Review by Frank Plowright
The back cover claims the material presented in this $19 books has been digitally cleaned and re-mastered. While being grateful for the availability of strips out of print for over thirty years, the re-mastering is hardly a quality procedure, and however good the stories might be the first impression is of smudging and Ben Day dots.
A King Comes Riding featured Kull as King of Valusia, and an early chapter here runs through the circumstances of that occurring. The opening story concludes the Kull contributions of Gerry Conway and Marie Severin. She’d pencilled most of the previous volume, and the look suffers slightly from Frank Chiaramonte inking her work rather than her brother John. It’s a decent story of deception and its consequences.
Thereafter Kull’s enemies unite with a new and very effective ally able to usurp him. Roy Thomas delivers a tense script adapting a story by Kull’s creator Robert E. Howard, pitting Kull against seemingly impossible odds, and it’s the best material in this book by a country mile. This is due in no small part to the effective layouts and subtle characterisation of Mike Ploog, the determining factor of quality being that he inks his own pencils.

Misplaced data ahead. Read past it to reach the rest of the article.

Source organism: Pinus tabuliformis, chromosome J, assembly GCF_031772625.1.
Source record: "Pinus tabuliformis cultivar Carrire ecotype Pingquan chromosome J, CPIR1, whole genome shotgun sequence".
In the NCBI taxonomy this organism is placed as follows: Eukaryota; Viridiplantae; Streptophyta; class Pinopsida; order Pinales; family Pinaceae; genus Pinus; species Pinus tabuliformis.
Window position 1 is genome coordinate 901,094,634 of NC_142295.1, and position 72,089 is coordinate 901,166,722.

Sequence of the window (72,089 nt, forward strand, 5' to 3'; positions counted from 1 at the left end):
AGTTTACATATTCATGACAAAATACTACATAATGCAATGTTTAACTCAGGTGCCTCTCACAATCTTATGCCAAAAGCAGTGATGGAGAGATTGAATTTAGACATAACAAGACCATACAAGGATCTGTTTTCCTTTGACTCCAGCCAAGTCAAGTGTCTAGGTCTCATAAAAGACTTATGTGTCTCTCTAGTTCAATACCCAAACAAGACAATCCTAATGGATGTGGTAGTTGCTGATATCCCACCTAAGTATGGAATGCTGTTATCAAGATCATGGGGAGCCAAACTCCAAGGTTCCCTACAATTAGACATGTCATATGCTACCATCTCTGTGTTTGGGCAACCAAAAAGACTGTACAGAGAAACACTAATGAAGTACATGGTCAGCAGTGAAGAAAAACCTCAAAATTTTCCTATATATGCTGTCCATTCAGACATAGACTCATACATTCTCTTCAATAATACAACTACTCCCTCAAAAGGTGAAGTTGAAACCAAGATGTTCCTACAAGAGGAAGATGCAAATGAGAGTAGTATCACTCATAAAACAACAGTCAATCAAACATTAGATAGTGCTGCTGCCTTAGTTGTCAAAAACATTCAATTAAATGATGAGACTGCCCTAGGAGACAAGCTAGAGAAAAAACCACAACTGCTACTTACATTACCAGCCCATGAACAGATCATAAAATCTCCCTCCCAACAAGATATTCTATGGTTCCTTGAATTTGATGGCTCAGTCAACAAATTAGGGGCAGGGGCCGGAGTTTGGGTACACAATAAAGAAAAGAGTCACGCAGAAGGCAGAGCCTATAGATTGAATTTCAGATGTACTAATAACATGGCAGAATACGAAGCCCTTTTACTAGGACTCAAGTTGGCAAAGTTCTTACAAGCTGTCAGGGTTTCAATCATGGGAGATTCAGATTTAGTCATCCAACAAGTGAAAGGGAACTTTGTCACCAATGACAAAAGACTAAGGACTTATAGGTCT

Thomas diverges from Howard’s ending in order to take Kull on a path more suited to episodic serialisation, but one that pretty well erases most differences between Kull and Howard’s more famous Conan as he’s now a rebel attempting to reacquire his throne. Steve Englehart’s plots over this section don’t quite match the previous work, and never explain the new King’s motivation, merely alluding it’s necessary for greater plans. Simultaneously, the beauty of Ploog’s art is increasingly sucked away by a succession of unsympathetic inkers. By the time Ernie Chua (later Chan) inks his final chapter you’d not know it wasn’t Conan.
There’s then a total creative change as Doug Moench and Ed Hannigan arrive, making reference to several stories we don’t see, which is because they were in black and white, and so collected in the Savage Sword of Kull series. Hannigan’s pages are a mixture of the remorselessly mundane with the occasional really fine image, although the dodgy perspective and figure work of his first chapter is corrected by collaborating with Alfredo Alcala for the remainder.
Moench has Kull demand visions of his future from a sorceress, and rapidly regrets his folly as he takes them in. By now we’ve moved well away from anything set down by Howard, and Kull is a muscular brute seeing off monsters, ape-men and magicians, and the title story is literal. It’s stock sword and sorcery material with little inspiration, but there’s far worse in volume three, Screams in the Dark.